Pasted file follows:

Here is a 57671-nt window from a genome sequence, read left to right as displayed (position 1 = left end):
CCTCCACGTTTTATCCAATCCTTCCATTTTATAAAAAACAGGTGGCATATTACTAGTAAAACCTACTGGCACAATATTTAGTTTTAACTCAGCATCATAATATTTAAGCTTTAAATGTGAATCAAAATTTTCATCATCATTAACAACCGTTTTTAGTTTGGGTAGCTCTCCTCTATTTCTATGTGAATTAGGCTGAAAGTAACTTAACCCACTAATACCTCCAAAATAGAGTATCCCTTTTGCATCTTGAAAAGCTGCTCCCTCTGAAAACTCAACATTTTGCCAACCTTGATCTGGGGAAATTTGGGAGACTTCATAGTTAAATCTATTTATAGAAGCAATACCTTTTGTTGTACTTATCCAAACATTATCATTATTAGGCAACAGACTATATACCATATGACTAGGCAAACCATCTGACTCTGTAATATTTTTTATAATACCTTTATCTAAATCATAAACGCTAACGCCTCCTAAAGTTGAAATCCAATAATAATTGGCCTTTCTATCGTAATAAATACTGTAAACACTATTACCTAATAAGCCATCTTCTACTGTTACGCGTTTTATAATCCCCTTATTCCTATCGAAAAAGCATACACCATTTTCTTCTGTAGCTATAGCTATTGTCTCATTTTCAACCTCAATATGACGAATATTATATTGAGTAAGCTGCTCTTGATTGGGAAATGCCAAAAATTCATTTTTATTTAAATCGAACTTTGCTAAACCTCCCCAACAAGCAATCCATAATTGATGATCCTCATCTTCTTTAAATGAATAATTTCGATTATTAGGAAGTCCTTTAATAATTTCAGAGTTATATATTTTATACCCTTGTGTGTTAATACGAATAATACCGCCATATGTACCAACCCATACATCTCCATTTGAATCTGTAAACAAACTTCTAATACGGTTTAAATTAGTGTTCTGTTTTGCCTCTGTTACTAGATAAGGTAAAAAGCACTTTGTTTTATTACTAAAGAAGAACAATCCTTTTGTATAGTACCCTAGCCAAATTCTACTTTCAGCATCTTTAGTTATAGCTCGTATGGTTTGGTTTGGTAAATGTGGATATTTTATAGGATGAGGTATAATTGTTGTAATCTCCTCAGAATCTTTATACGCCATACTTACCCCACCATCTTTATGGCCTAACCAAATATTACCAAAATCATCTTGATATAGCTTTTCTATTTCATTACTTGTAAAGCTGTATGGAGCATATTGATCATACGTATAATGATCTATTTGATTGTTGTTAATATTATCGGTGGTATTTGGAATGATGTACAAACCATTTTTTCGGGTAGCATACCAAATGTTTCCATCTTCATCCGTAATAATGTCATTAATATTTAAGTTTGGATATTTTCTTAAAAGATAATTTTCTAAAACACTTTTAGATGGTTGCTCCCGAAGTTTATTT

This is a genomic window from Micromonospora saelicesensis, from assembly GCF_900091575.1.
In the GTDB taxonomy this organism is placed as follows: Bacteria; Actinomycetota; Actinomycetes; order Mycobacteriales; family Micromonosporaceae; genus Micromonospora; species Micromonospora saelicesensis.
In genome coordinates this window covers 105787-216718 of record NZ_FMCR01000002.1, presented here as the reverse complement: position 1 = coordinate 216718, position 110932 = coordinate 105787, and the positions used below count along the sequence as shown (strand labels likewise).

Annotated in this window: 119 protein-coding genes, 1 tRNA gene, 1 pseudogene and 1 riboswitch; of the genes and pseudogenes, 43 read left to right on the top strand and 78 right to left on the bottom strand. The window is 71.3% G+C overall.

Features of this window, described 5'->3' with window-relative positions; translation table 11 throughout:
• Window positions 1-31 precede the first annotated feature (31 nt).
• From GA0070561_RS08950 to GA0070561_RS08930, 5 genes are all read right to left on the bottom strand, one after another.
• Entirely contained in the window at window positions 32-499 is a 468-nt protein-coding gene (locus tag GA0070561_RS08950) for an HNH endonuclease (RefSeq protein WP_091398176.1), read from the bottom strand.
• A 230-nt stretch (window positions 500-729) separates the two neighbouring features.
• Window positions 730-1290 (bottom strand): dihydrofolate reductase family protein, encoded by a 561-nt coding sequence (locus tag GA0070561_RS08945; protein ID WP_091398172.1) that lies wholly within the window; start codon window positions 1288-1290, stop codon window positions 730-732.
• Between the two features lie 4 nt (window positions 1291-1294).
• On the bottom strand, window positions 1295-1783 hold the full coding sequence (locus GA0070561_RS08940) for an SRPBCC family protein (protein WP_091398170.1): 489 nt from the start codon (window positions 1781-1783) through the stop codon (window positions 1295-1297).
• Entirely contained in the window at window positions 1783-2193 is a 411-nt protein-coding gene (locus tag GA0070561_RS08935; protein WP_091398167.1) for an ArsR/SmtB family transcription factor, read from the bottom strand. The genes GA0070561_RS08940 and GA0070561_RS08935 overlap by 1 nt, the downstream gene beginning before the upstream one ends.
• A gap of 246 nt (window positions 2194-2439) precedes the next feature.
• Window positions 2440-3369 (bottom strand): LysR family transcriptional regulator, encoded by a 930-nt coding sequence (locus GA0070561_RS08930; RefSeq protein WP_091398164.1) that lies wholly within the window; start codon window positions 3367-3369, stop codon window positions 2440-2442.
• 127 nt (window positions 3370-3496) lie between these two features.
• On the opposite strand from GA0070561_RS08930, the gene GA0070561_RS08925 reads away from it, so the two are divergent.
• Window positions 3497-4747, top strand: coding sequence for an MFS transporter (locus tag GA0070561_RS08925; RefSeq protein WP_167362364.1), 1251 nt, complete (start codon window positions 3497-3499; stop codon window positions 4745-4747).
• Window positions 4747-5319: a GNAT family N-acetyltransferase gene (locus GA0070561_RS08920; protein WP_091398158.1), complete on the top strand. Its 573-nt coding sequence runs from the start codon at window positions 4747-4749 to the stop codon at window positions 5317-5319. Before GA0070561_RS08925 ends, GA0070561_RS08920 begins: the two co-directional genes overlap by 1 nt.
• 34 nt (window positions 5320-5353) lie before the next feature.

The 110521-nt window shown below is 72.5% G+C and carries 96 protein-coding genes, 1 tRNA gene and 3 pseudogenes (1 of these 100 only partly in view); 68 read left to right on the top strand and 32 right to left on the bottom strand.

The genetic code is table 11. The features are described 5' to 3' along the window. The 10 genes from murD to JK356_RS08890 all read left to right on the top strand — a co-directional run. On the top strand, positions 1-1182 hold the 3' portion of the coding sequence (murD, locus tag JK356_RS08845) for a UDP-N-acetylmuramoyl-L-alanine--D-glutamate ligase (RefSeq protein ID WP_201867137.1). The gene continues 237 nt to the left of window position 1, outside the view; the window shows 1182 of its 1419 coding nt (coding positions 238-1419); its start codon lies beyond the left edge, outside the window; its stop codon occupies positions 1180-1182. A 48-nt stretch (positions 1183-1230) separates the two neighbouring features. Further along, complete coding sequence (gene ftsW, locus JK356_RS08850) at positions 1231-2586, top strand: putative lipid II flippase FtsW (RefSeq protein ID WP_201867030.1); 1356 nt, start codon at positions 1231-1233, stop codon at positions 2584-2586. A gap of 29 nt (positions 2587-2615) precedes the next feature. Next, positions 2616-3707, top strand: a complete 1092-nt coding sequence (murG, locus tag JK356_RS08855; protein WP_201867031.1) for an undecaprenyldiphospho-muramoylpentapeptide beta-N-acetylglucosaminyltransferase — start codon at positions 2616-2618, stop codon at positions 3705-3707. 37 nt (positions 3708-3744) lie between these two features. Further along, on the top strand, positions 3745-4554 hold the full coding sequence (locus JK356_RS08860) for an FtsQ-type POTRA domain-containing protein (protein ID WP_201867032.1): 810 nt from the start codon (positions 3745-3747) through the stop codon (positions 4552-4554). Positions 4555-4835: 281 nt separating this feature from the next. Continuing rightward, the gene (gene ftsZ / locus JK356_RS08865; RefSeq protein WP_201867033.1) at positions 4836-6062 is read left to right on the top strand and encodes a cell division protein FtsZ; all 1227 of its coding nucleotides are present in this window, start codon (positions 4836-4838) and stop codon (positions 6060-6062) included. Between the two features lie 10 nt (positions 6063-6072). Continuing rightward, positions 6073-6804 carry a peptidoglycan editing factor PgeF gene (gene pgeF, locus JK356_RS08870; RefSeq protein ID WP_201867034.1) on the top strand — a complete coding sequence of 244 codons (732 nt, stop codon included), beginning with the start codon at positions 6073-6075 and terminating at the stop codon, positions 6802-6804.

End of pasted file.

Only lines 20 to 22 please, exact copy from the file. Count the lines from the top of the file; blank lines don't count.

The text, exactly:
• Window positions 3497-4747, top strand: coding sequence for an MFS transporter (locus tag GA0070561_RS08925; RefSeq protein WP_167362364.1), 1251 nt, complete (start codon window positions 3497-3499; stop codon window positions 4745-4747).
• Window positions 4747-5319: a GNAT family N-acetyltransferase gene (locus GA0070561_RS08920; protein WP_091398158.1), complete on the top strand. Its 573-nt coding sequence runs from the start codon at window positions 4747-4749 to the stop codon at window positions 5317-5319. Before GA0070561_RS08925 ends, GA0070561_RS08920 begins: the two co-directional genes overlap by 1 nt.
• 34 nt (window positions 5320-5353) lie before the next feature.